Resident Evil's story arc reflects this clearly; characters searching for lost family members, protecting their friends, or seeking revenge. Silent Hill is all about the main character repenting or atoning for their self-perceived sins. Yomawari: Night Alone plays to one of society's deepest personal investments - our need to protect children. The protagonist is a little girl, alone, and looking for her lost sister and dog. This taps into our own attachments to younger members of our families, to our siblings, and hypes our fear levels.

ATMOSPHERE CREATES SURVIVAL HORROR

Dark? Check. Reds? Check. Hidden things which want to kill me? Check. (Image from Yomawari: Night Alone)
Dark? Check. Reds? Check. Hidden things which want to kill me? Check. (Image from Yomawari: Night Alone)

Without the proper atmosphere, survival horror becomes funny, not frightful. Atmosphere is the opposite of the jump scare. It builds fear and anxiety over the length of a gaming session, using shorter scares to release the tension when it feels it will get the largest pay off. Atmosphere allows a game to make us feel weak, isolated, nervous, and helpless. Get it wrong and the player simply feels like they are sauntering from point A to point B. Darkness is key here. There is nothing scarier than the unknown. Hiding other characters, locations, items and details from the player generates a need to explore. The problem is exploring might mean uncovering something you don't want to find. Carefully laid touches are more effective for atmosphere than heavy gore-fests. The small, thin bloody streak through a door is stronger angst-fuel than walls plastered in viscera. Both have their place in atmosphere, but small pointers towards the terror in front of you stand out more. Additionally, making the player need to avoid enemies builds this atmosphere. If we are on an equal or higher combat standing to the monsters then there is no reason to fear. This can seep through our entire attitude to the game.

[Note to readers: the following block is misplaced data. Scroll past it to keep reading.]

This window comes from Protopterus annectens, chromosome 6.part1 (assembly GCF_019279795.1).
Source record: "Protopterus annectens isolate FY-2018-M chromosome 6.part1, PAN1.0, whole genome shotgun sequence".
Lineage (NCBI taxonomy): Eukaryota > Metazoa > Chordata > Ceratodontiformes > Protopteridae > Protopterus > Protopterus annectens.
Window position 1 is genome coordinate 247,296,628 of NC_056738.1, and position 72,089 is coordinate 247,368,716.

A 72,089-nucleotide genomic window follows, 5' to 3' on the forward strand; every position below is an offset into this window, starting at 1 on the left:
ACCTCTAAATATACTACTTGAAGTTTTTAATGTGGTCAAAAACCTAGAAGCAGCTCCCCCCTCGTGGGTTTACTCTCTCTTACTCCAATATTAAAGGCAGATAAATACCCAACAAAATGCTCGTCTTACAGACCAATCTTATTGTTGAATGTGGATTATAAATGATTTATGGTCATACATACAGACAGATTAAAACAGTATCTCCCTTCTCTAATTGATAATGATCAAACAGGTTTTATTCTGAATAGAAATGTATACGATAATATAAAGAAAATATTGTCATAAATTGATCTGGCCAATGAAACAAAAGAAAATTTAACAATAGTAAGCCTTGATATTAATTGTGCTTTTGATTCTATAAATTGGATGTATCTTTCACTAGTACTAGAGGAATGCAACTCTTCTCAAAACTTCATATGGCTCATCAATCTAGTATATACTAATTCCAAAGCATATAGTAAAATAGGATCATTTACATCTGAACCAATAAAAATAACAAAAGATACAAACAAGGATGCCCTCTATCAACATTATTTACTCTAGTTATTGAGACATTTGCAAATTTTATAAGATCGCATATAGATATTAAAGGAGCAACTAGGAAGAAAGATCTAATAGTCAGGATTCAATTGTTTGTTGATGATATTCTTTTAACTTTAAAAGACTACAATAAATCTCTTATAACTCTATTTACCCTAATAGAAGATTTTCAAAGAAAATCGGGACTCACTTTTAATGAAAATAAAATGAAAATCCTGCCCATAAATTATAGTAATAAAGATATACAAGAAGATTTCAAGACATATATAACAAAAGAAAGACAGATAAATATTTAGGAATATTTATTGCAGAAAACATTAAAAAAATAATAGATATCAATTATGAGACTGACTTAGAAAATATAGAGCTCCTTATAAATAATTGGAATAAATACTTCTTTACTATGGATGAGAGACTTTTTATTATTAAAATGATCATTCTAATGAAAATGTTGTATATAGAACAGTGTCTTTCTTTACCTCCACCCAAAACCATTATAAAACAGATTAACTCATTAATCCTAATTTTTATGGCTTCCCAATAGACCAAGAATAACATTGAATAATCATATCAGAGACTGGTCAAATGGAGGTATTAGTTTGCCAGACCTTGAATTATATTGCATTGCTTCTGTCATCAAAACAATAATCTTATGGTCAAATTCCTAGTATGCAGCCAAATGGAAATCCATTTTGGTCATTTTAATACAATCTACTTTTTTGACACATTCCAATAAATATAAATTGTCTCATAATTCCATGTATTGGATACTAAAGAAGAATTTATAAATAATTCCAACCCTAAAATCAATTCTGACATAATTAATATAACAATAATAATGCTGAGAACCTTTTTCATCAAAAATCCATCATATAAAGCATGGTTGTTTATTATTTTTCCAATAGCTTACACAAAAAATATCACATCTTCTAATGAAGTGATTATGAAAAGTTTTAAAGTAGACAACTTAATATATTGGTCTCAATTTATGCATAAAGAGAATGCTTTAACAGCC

PlayStation classic Koudelka had this type of atmosphere in spades (and honestly haunts me to today). Resident Evil 1-3 were good examples of this. They mixed the everyday with the supernatural. The mansion in Resident Evil wasn't filled with gore, but offered horrifying glimpses as to what had happened. Sadly, Resident Evil 4-6 lost this in favour of spectacle. Yomawari: Night Alone employs darkness, shadows, hints of the awful, and player weakness to build a true survival horror atmosphere. As a little girl, you must hide to escape the creatures. Hiding causes you to rely on an onscreen heartbeat monitor to decide if the stalking monster is far enough away, and sinks the screen into darkness.

Nope. I think I'll check out the roundabout. (Image from Yomawari: Night Alone)
Nope. I think I'll check out the roundabout. (Image from Yomawari: Night Alone)

The latest trailers for Resident Evil 7 clearly show desire by the design team to hit these three key elements head on in the new game. In fact, the aim to return to these survival horror pillars has been confirmed by Leon Kennedy voice actor Matt Mercer in an interview with GameSpot. The trailers are terrifyingly atmospheric, explore personal stories, and pursue the player with the uncanny. Yomawari: Night Alone is also pushing these essential survival horror ingredients to keep the player holding their Vita at arms length, and with one eye closed. After all, it can't be as scary when you're playing on the train can it? Can it?

Resident Evil 7 is scheduled to be released on January 14 2017 by Capcom for the PlayStation 4, Xbox One, and Microsoft Windows.

Yomawari: Night Alone released on October 25 2015 by NIS America for PS Vita and Microsoft Windows.

Do you agree with these three key ingredients for survival horror? Is there an element I have missed? Are you excited for Yomawari: Night Alone, Resident Evil or any of the upcoming survival games? Let us know in the comments section, share with your friends, and don't forget to subscribe to the GameOrNought blog.